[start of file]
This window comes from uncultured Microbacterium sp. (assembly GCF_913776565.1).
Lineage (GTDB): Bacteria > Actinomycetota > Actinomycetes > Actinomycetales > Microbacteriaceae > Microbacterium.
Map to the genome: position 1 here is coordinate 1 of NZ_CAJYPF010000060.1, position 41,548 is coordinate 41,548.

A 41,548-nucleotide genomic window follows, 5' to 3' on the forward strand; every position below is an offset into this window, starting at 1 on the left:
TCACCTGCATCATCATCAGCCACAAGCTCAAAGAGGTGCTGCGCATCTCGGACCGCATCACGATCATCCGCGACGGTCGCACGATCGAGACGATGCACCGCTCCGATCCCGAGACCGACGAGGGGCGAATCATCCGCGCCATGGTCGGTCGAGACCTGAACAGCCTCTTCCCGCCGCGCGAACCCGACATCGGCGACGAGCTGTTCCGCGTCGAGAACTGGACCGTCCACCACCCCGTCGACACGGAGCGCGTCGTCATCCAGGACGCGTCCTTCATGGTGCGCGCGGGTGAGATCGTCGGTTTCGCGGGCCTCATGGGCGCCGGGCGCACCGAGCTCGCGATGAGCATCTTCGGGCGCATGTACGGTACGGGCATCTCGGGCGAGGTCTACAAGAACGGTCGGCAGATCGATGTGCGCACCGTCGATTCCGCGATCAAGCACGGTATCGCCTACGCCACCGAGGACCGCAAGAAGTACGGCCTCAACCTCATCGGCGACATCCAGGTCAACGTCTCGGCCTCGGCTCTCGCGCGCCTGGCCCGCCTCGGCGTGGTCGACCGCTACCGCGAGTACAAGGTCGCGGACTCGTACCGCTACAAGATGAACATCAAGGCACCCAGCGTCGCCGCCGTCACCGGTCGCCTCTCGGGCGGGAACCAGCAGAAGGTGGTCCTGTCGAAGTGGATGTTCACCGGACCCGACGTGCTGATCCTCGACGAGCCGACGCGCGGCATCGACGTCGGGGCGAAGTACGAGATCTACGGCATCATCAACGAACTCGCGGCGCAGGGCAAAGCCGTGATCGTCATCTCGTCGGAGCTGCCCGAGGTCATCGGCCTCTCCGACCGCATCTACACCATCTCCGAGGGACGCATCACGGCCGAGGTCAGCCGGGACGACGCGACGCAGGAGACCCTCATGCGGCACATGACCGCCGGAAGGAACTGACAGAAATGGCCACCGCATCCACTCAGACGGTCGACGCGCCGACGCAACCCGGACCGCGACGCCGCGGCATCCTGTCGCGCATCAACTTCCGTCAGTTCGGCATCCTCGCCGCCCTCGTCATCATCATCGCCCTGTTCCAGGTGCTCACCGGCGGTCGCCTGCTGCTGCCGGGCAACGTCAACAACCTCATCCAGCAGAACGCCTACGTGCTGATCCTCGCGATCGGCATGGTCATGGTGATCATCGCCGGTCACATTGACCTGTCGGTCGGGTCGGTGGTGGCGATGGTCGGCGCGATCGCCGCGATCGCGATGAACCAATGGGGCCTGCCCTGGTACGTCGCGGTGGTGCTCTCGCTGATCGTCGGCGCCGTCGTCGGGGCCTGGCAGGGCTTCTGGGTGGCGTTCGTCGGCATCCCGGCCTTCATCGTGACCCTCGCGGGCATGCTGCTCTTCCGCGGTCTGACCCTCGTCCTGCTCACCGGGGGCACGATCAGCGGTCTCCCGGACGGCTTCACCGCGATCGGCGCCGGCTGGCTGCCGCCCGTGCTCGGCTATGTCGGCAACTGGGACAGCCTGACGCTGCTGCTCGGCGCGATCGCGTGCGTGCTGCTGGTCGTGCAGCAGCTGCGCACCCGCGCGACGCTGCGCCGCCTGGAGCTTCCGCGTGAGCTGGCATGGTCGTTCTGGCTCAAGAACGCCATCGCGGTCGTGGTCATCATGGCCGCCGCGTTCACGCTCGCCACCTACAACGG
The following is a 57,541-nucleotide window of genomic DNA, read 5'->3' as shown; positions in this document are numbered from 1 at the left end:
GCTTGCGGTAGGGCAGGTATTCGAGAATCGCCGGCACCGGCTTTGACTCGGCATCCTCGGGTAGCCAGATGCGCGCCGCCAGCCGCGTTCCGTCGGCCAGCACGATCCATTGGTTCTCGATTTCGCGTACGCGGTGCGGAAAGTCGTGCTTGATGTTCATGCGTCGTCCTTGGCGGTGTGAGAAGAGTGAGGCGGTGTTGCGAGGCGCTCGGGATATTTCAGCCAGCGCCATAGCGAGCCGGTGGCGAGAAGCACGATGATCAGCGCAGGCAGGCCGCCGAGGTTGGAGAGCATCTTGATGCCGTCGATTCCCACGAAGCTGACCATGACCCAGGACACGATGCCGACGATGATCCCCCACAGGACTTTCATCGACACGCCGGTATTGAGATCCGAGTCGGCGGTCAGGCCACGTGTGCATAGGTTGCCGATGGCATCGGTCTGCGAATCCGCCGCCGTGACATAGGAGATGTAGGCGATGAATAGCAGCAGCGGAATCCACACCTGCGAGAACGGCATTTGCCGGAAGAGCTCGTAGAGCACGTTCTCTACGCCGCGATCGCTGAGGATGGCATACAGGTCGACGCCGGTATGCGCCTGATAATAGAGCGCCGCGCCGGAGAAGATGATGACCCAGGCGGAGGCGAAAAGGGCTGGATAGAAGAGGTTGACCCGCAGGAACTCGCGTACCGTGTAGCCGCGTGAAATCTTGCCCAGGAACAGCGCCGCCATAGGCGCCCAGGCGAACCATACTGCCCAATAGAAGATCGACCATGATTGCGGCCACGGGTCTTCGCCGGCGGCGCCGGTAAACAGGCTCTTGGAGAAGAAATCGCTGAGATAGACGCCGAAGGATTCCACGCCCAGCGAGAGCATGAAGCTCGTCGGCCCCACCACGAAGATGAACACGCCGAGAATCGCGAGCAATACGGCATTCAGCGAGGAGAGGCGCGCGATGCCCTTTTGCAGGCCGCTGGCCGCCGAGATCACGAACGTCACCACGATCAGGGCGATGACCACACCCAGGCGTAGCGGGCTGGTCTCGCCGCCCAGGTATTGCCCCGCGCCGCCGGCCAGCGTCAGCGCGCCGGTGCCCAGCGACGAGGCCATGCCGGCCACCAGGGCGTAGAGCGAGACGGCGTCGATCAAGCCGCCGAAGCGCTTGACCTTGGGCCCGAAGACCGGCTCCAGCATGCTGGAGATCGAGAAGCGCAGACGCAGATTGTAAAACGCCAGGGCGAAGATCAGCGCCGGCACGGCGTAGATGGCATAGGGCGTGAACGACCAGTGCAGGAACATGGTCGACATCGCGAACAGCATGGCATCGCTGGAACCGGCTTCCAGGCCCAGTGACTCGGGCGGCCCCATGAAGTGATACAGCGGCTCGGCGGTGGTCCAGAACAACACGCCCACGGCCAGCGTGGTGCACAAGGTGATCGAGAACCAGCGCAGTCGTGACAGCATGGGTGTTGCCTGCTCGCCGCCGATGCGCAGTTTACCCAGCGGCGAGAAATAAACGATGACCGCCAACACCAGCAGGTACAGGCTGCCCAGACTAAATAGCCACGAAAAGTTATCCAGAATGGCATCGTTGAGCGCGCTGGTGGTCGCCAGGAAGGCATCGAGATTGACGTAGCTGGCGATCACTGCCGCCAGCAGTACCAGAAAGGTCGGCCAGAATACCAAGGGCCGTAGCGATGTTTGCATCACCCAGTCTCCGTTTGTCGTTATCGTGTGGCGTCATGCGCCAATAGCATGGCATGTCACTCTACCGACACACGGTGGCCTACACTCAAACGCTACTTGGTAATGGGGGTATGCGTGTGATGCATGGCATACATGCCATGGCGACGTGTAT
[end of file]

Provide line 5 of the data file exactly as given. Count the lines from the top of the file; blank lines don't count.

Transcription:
TCACCTGCATCATCATCAGCCACAAGCTCAAAGAGGTGCTGCGCATCTCGGACCGCATCACGATCATCCGCGACGGTCGCACGATCGAGACGATGCACCGCTCCGATCCCGAGACCGACGAGGGGCGAATCATCCGCGCCATGGTCGGTCGAGACCTGAACAGCCTCTTCCCGCCGCGCGAACCCGACATCGGCGACGAGCTGTTCCGCGTCGAGAACTGGACCGTCCACCACCCCGTCGACACGGAGCGCGTCGTCATCCAGGACGCGTCCTTCATGGTGCGCGCGGGTGAGATCGTCGGTTTCGCGGGCCTCATGGGCGCCGGGCGCACCGAGCTCGCGATGAGCATCTTCGGGCGCATGTACGGTACGGGCATCTCGGGCGAGGTCTACAAGAACGGTCGGCAGATCGATGTGCGCACCGTCGATTCCGCGATCAAGCACGGTATCGCCTACGCCACCGAGGACCGCAAGAAGTACGGCCTCAACCTCATCGGCGACATCCAGGTCAACGTCTCGGCCTCGGCTCTCGCGCGCCTGGCCCGCCTCGGCGTGGTCGACCGCTACCGCGAGTACAAGGTCGCGGACTCGTACCGCTACAAGATGAACATCAAGGCACCCAGCGTCGCCGCCGTCACCGGTCGCCTCTCGGGCGGGAACCAGCAGAAGGTGGTCCTGTCGAAGTGGATGTTCACCGGACCCGACGTGCTGATCCTCGACGAGCCGACGCGCGGCATCGACGTCGGGGCGAAGTACGAGATCTACGGCATCATCAACGAACTCGCGGCGCAGGGCAAAGCCGTGATCGTCATCTCGTCGGAGCTGCCCGAGGTCATCGGCCTCTCCGACCGCATCTACACCATCTCCGAGGGACGCATCACGGCCGAGGTCAGCCGGGACGACGCGACGCAGGAGACCCTCATGCGGCACATGACCGCCGGAAGGAACTGACAGAAATGGCCACCGCATCCACTCAGACGGTCGACGCGCCGACGCAACCCGGACCGCGACGCCGCGGCATCCTGTCGCGCATCAACTTCCGTCAGTTCGGCATCCTCGCCGCCCTCGTCATCATCATCGCCCTGTTCCAGGTGCTCACCGGCGGTCGCCTGCTGCTGCCGGGCAACGTCAACAACCTCATCCAGCAGAACGCCTACGTGCTGATCCTCGCGATCGGCATGGTCATGGTGATCATCGCCGGTCACATTGACCTGTCGGTCGGGTCGGTGGTGGCGATGGTCGGCGCGATCGCCGCGATCGCGATGAACCAATGGGGCCTGCCCTGGTACGTCGCGGTGGTGCTCTCGCTGATCGTCGGCGCCGTCGTCGGGGCCTGGCAGGGCTTCTGGGTGGCGTTCGTCGGCATCCCGGCCTTCATCGTGACCCTCGCGGGCATGCTGCTCTTCCGCGGTCTGACCCTCGTCCTGCTCACCGGGGGCACGATCAGCGGTCTCCCGGACGGCTTCACCGCGATCGGCGCCGGCTGGCTGCCGCCCGTGCTCGGCTATGTCGGCAACTGGGACAGCCTGACGCTGCTGCTCGGCGCGATCGCGTGCGTGCTGCTGGTCGTGCAGCAGCTGCGCACCCGCGCGACGCTGCGCCGCCTGGAGCTTCCGCGTGAGCTGGCATGGTCGTTCTGGCTCAAGAACGCCATCGCGGTCGTGGTCATCATGGCCGCCGCGTTCACGCTCGCCACCTACAACGG